In our America:
- Government at both state and federal levels is committed to a progressive tax structure that has been adjusted to treat all income levels fairly, e.g., there is no income tax on the poor, an earned income credit is available, and only a moderate level of tax has been levied on middle incomes.
- Corporations and the wealthy are required to pay their fair share of taxes.
- Food, medicine, and other necessities of life are not taxed.
- Lucrative corporate tax loopholes have been eliminated.
- Tax havens used by tax cheats are gone.
- Individual tax preparation has been greatly simplified.
- Federal and state authorities are committed to keeping taxes at a constant (or lower) level by balancing increased costs with savings found in reduced military spending and more efficient government operations.
- Taxes can be raised when there is general agreement that there is sufficient benefit to warrant the increase in cost.
Most American businesses are reputable, provide a good product or service, and treat their customers fairly. Unfortunately, there are exceptions and for these Americans have always felt that there should be some recourse. As an American consumer, I want to know that I can trust the marketplace and not worry that my life savings will be stolen.
In our America:
- I can purchase goods and services without fear of being endangered or cheated.
- Consumer goods are safe to use and perform as advertised.
- Food is safe to eat; pharmaceuticals are safe and effective.
- Consumers who are cheated or harmed can file suit for cost and damages.
- Federal and state prosecutors take disreputable companies to court.
- Financial advisors work in their customers’ best interest.
- Financial institutions no longer engage in predatory practices (e.g., set up customers for failure and then charge usurious fees and fines).
- Money that I put in the bank is secure (e.g., FDIC)
- Lemon laws are in effect.
- Fake universities and other unscrupulous for-profit schools are shut down.
Political parties play an important role in American political life. They help to set goals for the country, identify candidates for office, and encourage the electorate to exercise their right to vote. It is the charter of all political parties to serve American citizens, rather than special interests. When party and elected officials set aside hyper-partisan politics, everyone wins.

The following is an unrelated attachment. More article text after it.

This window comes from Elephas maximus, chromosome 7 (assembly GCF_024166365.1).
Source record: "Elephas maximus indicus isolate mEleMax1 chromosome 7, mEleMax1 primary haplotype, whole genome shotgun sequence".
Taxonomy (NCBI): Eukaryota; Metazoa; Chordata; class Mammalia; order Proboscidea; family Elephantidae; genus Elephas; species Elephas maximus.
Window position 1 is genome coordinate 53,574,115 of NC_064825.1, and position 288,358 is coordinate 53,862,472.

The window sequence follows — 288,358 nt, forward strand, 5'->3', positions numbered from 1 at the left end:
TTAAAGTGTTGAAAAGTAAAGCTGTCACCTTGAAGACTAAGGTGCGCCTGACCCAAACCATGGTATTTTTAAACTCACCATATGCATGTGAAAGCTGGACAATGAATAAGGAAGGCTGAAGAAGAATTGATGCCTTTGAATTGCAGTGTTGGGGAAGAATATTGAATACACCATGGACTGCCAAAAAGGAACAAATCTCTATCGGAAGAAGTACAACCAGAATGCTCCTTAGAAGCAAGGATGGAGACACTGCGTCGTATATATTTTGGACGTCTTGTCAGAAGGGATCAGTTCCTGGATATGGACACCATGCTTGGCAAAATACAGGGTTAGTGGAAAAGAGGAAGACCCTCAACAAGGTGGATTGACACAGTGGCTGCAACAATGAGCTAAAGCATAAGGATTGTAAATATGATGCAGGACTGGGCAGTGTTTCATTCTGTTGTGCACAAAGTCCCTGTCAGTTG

We expect elected officials to respect and consider the views of opposing parties, and to operate in a manner consistent with good government practice. When this happens, government can function effectively, as it benefits from a balance of diverse views.
In our America:
- Officials from all political parties acknowledge that no single party has all the answers.
- America benefits because elected officials from all parties are collaborating to find best solutions to problems.
- Parties are working together to prevent the re-emergence of polarized, hyper-partisan politics.
- Every party has renounced one-party rule as un-American, and all have declared an end to adversarial politics. As a result, there is:
- No more gerrymandering or voter suppression
- No more playing with legislature rules (e.g., the nuclear option in the U.S. Senate)
- No more attempts to take over the judiciary (e.g., pack the court; nominate extreme candidates; make judicial elections partisan)
- All political parties have renounced funding from mega-donors who seek to buy influence or swing elections.
- All donations are small donations.
- All political parties operate in the open. Party rules now explicitly forbid any attempt to manipulate the vote in primaries and other party elections.
- Candidates for public office are chosen strictly by the voters.
- Party members caught cheating are tossed out.